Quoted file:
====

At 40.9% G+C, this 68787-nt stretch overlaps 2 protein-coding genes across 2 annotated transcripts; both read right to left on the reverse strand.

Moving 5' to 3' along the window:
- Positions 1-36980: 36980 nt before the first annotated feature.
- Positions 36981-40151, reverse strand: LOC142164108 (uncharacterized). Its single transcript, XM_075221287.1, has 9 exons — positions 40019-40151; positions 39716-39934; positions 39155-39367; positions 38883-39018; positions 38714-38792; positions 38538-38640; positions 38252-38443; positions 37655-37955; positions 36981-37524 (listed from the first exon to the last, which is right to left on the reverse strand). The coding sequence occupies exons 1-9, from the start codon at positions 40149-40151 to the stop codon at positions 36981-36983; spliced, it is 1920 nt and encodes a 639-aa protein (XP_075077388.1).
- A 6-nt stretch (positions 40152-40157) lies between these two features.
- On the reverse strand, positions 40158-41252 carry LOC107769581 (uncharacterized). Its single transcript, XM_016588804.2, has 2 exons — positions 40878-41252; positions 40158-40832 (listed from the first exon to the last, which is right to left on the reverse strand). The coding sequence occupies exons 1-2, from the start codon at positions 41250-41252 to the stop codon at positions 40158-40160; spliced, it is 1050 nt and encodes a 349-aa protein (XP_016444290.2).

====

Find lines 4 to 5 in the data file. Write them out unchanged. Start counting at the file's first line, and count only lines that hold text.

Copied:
- Positions 36981-40151, reverse strand: LOC142164108 (uncharacterized). Its single transcript, XM_075221287.1, has 9 exons — positions 40019-40151; positions 39716-39934; positions 39155-39367; positions 38883-39018; positions 38714-38792; positions 38538-38640; positions 38252-38443; positions 37655-37955; positions 36981-37524 (listed from the first exon to the last, which is right to left on the reverse strand). The coding sequence occupies exons 1-9, from the start codon at positions 40149-40151 to the stop codon at positions 36981-36983; spliced, it is 1920 nt and encodes a 639-aa protein (XP_075077388.1).
- A 6-nt stretch (positions 40152-40157) lies between these two features.